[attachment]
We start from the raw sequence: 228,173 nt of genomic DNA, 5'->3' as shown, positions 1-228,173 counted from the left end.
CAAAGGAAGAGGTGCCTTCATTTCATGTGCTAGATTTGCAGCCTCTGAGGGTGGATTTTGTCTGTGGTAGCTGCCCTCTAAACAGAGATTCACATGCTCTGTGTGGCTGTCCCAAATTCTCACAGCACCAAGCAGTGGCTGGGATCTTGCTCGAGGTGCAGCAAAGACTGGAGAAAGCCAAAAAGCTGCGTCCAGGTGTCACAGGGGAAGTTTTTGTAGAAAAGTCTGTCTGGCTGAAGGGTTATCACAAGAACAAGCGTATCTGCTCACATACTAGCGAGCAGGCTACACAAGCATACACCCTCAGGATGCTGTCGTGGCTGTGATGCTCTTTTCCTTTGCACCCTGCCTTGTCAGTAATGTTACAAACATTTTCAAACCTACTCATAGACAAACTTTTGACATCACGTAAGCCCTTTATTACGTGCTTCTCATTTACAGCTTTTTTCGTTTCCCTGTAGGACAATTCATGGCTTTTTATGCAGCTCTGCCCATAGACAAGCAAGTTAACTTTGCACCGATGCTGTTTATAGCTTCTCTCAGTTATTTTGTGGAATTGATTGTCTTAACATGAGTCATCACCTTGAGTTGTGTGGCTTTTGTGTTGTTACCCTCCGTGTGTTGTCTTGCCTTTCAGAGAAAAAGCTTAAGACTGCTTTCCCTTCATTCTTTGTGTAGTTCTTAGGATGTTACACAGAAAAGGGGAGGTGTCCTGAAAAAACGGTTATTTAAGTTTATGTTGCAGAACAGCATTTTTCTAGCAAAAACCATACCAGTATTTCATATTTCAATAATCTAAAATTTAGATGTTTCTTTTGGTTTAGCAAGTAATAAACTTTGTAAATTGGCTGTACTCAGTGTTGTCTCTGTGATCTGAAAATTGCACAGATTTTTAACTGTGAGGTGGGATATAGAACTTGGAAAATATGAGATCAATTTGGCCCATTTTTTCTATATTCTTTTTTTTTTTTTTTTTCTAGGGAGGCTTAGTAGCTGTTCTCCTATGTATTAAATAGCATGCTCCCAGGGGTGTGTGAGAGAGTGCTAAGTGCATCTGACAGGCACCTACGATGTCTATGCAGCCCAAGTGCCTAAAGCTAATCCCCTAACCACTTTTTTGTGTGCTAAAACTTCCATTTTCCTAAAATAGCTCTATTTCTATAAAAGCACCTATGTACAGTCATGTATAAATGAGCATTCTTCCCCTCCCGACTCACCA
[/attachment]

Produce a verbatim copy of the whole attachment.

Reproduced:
We start from the raw sequence: 228,173 nt of genomic DNA, 5'->3' as shown, positions 1-228,173 counted from the left end.
CAAAGGAAGAGGTGCCTTCATTTCATGTGCTAGATTTGCAGCCTCTGAGGGTGGATTTTGTCTGTGGTAGCTGCCCTCTAAACAGAGATTCACATGCTCTGTGTGGCTGTCCCAAATTCTCACAGCACCAAGCAGTGGCTGGGATCTTGCTCGAGGTGCAGCAAAGACTGGAGAAAGCCAAAAAGCTGCGTCCAGGTGTCACAGGGGAAGTTTTTGTAGAAAAGTCTGTCTGGCTGAAGGGTTATCACAAGAACAAGCGTATCTGCTCACATACTAGCGAGCAGGCTACACAAGCATACACCCTCAGGATGCTGTCGTGGCTGTGATGCTCTTTTCCTTTGCACCCTGCCTTGTCAGTAATGTTACAAACATTTTCAAACCTACTCATAGACAAACTTTTGACATCACGTAAGCCCTTTATTACGTGCTTCTCATTTACAGCTTTTTTCGTTTCCCTGTAGGACAATTCATGGCTTTTTATGCAGCTCTGCCCATAGACAAGCAAGTTAACTTTGCACCGATGCTGTTTATAGCTTCTCTCAGTTATTTTGTGGAATTGATTGTCTTAACATGAGTCATCACCTTGAGTTGTGTGGCTTTTGTGTTGTTACCCTCCGTGTGTTGTCTTGCCTTTCAGAGAAAAAGCTTAAGACTGCTTTCCCTTCATTCTTTGTGTAGTTCTTAGGATGTTACACAGAAAAGGGGAGGTGTCCTGAAAAAACGGTTATTTAAGTTTATGTTGCAGAACAGCATTTTTCTAGCAAAAACCATACCAGTATTTCATATTTCAATAATCTAAAATTTAGATGTTTCTTTTGGTTTAGCAAGTAATAAACTTTGTAAATTGGCTGTACTCAGTGTTGTCTCTGTGATCTGAAAATTGCACAGATTTTTAACTGTGAGGTGGGATATAGAACTTGGAAAATATGAGATCAATTTGGCCCATTTTTTCTATATTCTTTTTTTTTTTTTTTTTCTAGGGAGGCTTAGTAGCTGTTCTCCTATGTATTAAATAGCATGCTCCCAGGGGTGTGTGAGAGAGTGCTAAGTGCATCTGACAGGCACCTACGATGTCTATGCAGCCCAAGTGCCTAAAGCTAATCCCCTAACCACTTTTTTGTGTGCTAAAACTTCCATTTTCCTAAAATAGCTCTATTTCTATAAAAGCACCTATGTACAGTCATGTATAAATGAGCATTCTTCCCCTCCCGACTCACCA